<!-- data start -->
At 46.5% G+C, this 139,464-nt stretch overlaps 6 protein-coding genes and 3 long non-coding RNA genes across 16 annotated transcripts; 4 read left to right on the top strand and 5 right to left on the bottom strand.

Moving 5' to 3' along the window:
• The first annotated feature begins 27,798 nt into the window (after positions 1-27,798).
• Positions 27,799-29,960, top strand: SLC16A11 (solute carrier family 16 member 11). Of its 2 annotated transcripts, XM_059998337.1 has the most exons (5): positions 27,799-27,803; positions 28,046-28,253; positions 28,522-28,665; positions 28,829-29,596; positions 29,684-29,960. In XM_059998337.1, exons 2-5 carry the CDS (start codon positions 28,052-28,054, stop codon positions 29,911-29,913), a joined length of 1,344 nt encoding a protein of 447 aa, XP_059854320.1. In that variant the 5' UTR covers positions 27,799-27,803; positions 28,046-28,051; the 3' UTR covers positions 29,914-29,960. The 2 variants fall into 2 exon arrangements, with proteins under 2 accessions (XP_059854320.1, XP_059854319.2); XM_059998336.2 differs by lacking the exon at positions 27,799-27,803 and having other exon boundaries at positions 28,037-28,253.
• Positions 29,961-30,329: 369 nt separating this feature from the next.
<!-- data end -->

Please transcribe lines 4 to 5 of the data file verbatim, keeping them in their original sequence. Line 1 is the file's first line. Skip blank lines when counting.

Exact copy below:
• Positions 27,799-29,960, top strand: SLC16A11 (solute carrier family 16 member 11). Of its 2 annotated transcripts, XM_059998337.1 has the most exons (5): positions 27,799-27,803; positions 28,046-28,253; positions 28,522-28,665; positions 28,829-29,596; positions 29,684-29,960. In XM_059998337.1, exons 2-5 carry the CDS (start codon positions 28,052-28,054, stop codon positions 29,911-29,913), a joined length of 1,344 nt encoding a protein of 447 aa, XP_059854320.1. In that variant the 5' UTR covers positions 27,799-27,803; positions 28,046-28,051; the 3' UTR covers positions 29,914-29,960. The 2 variants fall into 2 exon arrangements, with proteins under 2 accessions (XP_059854320.1, XP_059854319.2); XM_059998336.2 differs by lacking the exon at positions 27,799-27,803 and having other exon boundaries at positions 28,037-28,253.
• Positions 29,961-30,329: 369 nt separating this feature from the next.